I'd like to say thank you to everyone who has supported me on my journey to completing my first novel. To those of you who don't know me or my work and are visiting this page for the first time, welcome.

Over the next few weeks, I hope to share with you a little of my progress as I begin research on my new book -- a yet-to-be titled historical novel, set in the 1920s and involving the founding and establishment of The Brotherhood of Sleeping Car Porters, the predominently African-American labor union, led by A. Philip Randolph. Sleeping car porters worked on the railroads, cleaning and preparing sleeping cars and acting as valets and waiters for passengers. The union struggled for more than a decade before they received recognition and equity from the Pullman Company.

As part of my research, I'll be traveling by train from Oakland to New York City, following the path of those porters from years ago. This trip will include a visit to the A. Philip Randolph Museum in Chicago. Along the way, I'll be sharing with you what I learn and experience. Thank you for coming along.

Sunday, October 28, 2007

To New York

My uncle drops me off at Union Station and its back to the dungeons for me. (Why are all train stations in major metropolitan areas named Union Station?) It takes me a while to navigate the twisting bowels of the train station, which I realize is now a Frankensteinian labyrinth of the older train tracks, the Metra and the city's older system. Unlike the architecture above ground, this is an uneasy design of old and new. The new is glistening modern, like an underground mall, while the old is cold marble, with towering columns and intricately carved ceilings, a hiccup in time where hobos still slept on wooden benches waiting for a free ride to somewhere more prosperous. These changes are abrupt, patched together so that I walk from one setting to the next, like a time machine.

Luckily for me, Amtrak has a lounge available where I wait, eat what remains of my Chicago-style pizza, call my sister and watch the conclusion of Flight Plan, with Jodi Foster and I wonder if it’s the train company's not-so subtle way of discouraging air travel. When I finally board the Cardinal for New York, its evening and the dank yellowing lights are even less illuminating than when I arrived. I've reached that funny place that we all reach when we travel, when you know that the end is coming soon. Like reaching a certain age and you realize while there is a great deal of the journey left but more is behind you than ahead of you.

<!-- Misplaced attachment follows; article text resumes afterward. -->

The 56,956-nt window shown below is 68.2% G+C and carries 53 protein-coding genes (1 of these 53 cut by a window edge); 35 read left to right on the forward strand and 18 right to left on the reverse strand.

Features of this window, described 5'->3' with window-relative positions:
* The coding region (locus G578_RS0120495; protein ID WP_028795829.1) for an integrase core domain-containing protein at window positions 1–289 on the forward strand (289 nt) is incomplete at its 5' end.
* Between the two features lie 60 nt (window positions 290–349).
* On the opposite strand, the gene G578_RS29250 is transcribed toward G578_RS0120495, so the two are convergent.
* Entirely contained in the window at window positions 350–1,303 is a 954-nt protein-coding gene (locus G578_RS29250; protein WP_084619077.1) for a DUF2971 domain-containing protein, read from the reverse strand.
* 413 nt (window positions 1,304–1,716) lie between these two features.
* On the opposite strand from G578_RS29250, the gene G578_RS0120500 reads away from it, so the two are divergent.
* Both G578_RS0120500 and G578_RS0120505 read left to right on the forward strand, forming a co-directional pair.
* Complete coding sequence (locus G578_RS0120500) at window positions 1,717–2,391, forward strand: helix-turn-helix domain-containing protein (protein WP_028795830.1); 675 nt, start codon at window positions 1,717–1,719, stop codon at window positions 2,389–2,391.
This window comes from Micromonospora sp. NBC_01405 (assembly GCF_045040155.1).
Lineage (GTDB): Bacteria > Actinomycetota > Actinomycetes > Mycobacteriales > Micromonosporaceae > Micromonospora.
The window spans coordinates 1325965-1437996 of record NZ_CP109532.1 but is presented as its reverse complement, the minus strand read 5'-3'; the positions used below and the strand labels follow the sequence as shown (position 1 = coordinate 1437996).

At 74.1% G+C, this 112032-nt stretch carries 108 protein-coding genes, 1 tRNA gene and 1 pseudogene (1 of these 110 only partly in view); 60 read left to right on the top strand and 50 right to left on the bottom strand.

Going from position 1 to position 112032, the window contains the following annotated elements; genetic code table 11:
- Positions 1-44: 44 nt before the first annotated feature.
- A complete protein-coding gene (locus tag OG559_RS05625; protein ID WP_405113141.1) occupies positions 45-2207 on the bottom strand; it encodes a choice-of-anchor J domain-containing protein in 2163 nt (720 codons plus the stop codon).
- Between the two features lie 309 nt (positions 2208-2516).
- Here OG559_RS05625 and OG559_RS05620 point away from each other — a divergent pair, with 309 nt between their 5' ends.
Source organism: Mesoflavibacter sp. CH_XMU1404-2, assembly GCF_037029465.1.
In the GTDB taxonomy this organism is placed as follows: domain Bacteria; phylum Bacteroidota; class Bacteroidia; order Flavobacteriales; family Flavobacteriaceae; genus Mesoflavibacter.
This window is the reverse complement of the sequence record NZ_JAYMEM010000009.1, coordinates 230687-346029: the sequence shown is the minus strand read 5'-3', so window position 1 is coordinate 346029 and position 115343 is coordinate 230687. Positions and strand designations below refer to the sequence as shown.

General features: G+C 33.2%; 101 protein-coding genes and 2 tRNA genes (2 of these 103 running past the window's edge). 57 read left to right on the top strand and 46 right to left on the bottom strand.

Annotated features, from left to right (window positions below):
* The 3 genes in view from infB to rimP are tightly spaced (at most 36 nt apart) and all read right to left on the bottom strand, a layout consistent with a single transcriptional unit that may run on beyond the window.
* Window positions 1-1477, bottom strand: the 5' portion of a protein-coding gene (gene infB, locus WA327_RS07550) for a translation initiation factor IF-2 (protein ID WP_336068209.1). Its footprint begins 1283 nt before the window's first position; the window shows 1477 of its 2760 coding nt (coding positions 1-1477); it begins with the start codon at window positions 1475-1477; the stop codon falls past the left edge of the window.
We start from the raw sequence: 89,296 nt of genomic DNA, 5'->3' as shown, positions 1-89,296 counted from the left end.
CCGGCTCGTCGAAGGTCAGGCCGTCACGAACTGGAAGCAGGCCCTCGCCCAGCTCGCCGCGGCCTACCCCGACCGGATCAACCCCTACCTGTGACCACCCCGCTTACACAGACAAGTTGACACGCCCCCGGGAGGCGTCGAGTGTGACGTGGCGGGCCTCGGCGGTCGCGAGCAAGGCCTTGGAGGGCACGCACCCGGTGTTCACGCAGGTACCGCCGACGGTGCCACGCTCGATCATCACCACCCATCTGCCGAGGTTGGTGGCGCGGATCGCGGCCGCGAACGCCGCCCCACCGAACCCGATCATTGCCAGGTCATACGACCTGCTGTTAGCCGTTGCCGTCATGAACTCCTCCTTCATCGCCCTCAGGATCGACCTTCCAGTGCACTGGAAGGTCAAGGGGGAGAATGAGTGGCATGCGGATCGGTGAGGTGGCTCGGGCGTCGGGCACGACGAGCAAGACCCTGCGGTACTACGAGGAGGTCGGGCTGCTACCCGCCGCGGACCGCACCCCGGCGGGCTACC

I've enjoyed train travel much more than I thought I would. I think a little about what I will write about Chicago one day and about when I will return. Mostly I hope I will do justice to this city and its people. I had this idea in my head and now it’s been erased and I have to, in some ways, start again. It’s okay because I haven't really started yet and this is what the trip was for -- discovery.

We pull out of the city into the countryside. The sights become less urban soon and grayer and darker. It starts to rain. Dribbling raindrops on the window of my roomette and far-off flashes of lightning punctuate the thunder. It’s been a long time since I've seen storms like this one. Always liked the sound of raindrops on windows, it easily puts me to sleep.

Sunday, October 21, 2007

Winding Down the Windy City

My last day in Chicago and I realize that I will miss it. I get up early; though, I still feel disappointed in myself and my feet still hurt, I want to be out and walking the streets and I love cities, like New York and San Francisco, that seemed to be made for walking. I've always loved the early mornings because its the time when you believe that all those things you plan to do are really going to get done and before you realize you were just kidding yourself. I check out and scout out the location of Garrett's for some caramel-cheese popcorn I had promised myself I'd send to my friends in Colorado.